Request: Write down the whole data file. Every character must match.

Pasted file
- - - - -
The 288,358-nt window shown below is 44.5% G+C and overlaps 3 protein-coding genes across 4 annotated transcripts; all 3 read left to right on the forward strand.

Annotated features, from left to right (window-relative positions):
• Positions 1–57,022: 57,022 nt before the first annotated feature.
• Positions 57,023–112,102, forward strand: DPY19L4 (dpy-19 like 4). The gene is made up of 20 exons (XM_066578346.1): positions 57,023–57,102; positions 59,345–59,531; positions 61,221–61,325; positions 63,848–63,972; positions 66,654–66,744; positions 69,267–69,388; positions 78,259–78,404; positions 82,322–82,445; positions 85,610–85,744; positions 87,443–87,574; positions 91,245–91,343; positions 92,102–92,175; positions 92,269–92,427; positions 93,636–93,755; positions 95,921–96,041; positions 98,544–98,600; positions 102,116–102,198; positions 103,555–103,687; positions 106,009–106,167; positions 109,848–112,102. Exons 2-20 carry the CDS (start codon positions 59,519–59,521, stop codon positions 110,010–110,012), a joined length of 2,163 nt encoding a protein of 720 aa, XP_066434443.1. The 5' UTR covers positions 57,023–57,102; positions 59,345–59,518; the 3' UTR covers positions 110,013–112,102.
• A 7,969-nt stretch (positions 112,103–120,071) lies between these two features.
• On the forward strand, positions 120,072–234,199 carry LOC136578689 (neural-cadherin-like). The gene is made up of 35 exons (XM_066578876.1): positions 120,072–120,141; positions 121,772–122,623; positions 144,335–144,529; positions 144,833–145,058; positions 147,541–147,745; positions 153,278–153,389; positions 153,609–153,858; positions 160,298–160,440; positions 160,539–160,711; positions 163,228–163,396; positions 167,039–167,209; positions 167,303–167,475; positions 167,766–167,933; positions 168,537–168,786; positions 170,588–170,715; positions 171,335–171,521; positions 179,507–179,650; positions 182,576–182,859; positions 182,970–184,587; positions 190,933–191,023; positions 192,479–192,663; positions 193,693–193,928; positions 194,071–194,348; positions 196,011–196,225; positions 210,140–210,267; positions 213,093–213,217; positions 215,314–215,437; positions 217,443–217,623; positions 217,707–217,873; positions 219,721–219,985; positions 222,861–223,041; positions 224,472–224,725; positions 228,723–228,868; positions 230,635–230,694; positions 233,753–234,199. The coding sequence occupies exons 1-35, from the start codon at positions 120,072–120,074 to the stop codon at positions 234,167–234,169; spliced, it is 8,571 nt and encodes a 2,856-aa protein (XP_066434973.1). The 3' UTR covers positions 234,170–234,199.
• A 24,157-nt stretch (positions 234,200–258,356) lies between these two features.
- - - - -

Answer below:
The 288,358-nt window shown below is 44.5% G+C and overlaps 3 protein-coding genes across 4 annotated transcripts; all 3 read left to right on the forward strand.

Annotated features, from left to right (window-relative positions):
• Positions 1–57,022: 57,022 nt before the first annotated feature.
• Positions 57,023–112,102, forward strand: DPY19L4 (dpy-19 like 4). The gene is made up of 20 exons (XM_066578346.1): positions 57,023–57,102; positions 59,345–59,531; positions 61,221–61,325; positions 63,848–63,972; positions 66,654–66,744; positions 69,267–69,388; positions 78,259–78,404; positions 82,322–82,445; positions 85,610–85,744; positions 87,443–87,574; positions 91,245–91,343; positions 92,102–92,175; positions 92,269–92,427; positions 93,636–93,755; positions 95,921–96,041; positions 98,544–98,600; positions 102,116–102,198; positions 103,555–103,687; positions 106,009–106,167; positions 109,848–112,102. Exons 2-20 carry the CDS (start codon positions 59,519–59,521, stop codon positions 110,010–110,012), a joined length of 2,163 nt encoding a protein of 720 aa, XP_066434443.1. The 5' UTR covers positions 57,023–57,102; positions 59,345–59,518; the 3' UTR covers positions 110,013–112,102.
• A 7,969-nt stretch (positions 112,103–120,071) lies between these two features.
• On the forward strand, positions 120,072–234,199 carry LOC136578689 (neural-cadherin-like). The gene is made up of 35 exons (XM_066578876.1): positions 120,072–120,141; positions 121,772–122,623; positions 144,335–144,529; positions 144,833–145,058; positions 147,541–147,745; positions 153,278–153,389; positions 153,609–153,858; positions 160,298–160,440; positions 160,539–160,711; positions 163,228–163,396; positions 167,039–167,209; positions 167,303–167,475; positions 167,766–167,933; positions 168,537–168,786; positions 170,588–170,715; positions 171,335–171,521; positions 179,507–179,650; positions 182,576–182,859; positions 182,970–184,587; positions 190,933–191,023; positions 192,479–192,663; positions 193,693–193,928; positions 194,071–194,348; positions 196,011–196,225; positions 210,140–210,267; positions 213,093–213,217; positions 215,314–215,437; positions 217,443–217,623; positions 217,707–217,873; positions 219,721–219,985; positions 222,861–223,041; positions 224,472–224,725; positions 228,723–228,868; positions 230,635–230,694; positions 233,753–234,199. The coding sequence occupies exons 1-35, from the start codon at positions 120,072–120,074 to the stop codon at positions 234,167–234,169; spliced, it is 8,571 nt and encodes a 2,856-aa protein (XP_066434973.1). The 3' UTR covers positions 234,170–234,199.
• A 24,157-nt stretch (positions 234,200–258,356) lies between these two features.